After 24 years of growing a successful printing company from scratch, Phil and Jamie Holtje decided to move from Wisconsin to Florida and retire.
Eight months later, the couple was back in business. On June 1, 2009, they became the owners of Grimaldi’s Candies, with locations in Rockledge and Melbourne.
Not only is the product different, it smells a lot better, too!
“One of the biggest differences I see is that this business is a lot more fun than printing,” Phil Holtje said. “This is about interaction with people; it’s a fun product and people come in the store liking what they’re going to buy. Therefore this is a happier business.”
The Holtjes started Burlington Graphics Systems, Inc. in the workshop behind their house in Racine, Wis. in 1984 and turned it into a multi-million dollar enterprise. Through so many years of working together, Jamie said she and Phil “kind of have it figured out” when it comes to sharing duties in running a business. However, since moving to Florida, there has been a slight tweak.
Phil and Jamie have also taken on the role of mentors to their daughter Celeste, and their son-in-law Will Ralston, who serves as the general manager and has a background in food services.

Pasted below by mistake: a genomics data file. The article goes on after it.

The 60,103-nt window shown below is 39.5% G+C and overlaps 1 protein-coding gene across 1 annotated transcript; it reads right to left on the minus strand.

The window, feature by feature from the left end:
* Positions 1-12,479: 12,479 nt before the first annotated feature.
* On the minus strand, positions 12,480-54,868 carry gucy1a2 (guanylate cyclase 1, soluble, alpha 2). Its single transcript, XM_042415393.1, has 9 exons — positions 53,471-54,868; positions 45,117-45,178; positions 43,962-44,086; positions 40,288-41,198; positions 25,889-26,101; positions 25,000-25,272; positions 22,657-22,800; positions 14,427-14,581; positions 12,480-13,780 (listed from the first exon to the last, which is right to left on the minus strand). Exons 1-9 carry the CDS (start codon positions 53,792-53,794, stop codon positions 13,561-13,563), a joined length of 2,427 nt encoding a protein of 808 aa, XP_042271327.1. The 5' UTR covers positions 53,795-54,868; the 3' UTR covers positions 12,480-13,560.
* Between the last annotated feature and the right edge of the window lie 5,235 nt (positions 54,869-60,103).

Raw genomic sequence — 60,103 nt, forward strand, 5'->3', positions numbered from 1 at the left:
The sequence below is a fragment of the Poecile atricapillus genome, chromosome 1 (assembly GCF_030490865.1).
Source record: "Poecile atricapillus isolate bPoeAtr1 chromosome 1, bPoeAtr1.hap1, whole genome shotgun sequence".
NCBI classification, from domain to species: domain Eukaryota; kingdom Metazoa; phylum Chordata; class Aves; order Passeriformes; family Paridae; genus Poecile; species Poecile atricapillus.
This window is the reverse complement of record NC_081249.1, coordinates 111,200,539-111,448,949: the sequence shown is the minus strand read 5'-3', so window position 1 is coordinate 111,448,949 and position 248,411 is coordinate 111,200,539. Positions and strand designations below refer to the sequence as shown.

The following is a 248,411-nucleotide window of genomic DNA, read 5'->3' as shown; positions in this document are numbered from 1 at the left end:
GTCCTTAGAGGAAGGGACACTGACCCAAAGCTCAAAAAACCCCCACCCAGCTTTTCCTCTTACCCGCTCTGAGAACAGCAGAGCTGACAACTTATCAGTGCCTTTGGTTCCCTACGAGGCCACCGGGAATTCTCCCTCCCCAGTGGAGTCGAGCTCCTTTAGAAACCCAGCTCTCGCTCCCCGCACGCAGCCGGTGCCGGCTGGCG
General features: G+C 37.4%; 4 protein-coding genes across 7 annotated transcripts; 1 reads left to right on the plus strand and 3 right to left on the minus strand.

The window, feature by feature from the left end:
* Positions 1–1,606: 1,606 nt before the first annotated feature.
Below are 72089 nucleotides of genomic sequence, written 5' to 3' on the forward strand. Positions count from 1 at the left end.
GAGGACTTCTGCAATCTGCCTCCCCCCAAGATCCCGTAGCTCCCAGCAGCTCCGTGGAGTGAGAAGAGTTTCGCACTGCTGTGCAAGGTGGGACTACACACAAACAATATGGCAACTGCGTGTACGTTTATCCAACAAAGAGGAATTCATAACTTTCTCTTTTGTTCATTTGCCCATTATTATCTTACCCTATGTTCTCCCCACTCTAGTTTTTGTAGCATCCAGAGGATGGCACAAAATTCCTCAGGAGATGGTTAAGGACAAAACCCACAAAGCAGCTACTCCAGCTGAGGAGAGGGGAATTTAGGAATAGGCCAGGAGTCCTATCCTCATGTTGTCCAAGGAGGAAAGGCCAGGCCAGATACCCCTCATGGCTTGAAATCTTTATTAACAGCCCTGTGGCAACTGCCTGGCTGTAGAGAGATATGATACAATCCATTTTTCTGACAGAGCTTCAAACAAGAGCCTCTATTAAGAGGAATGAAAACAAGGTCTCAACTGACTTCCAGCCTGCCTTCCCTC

Another daughter, Melissa, also works part-time with the company. Her husband, Daniel Richeson, is in charge of the Viera Water Network, a charity started by the Holtjes to drill and repair fresh water wells in under-developed countries. Because they have other income, the Holtjes donate their profits from Grimaldi’s Candies to charity.
Though one business mantra is to stick with what you know, the Holtjes have enjoyed learning something new. The switch to candy wasn’t planned, but ultimately, something they couldn’t resist. “There were a lot of factors that went into it,” Jamie explained. “A family business is always kind of fun. The candy business sounded fun.”
They Who Play (and Work) Together . . . Stay Together
La Cita Country Club’s Jim and Katherine Musick
It is often said that the couple that plays together stays together. However, for a growing number of businesses, it is equally true that the couple that works together stays together. Among them are Jim and Katherine Musick, who took over co-ownership of La Cita Golf and Country Club in Titusville in 2001.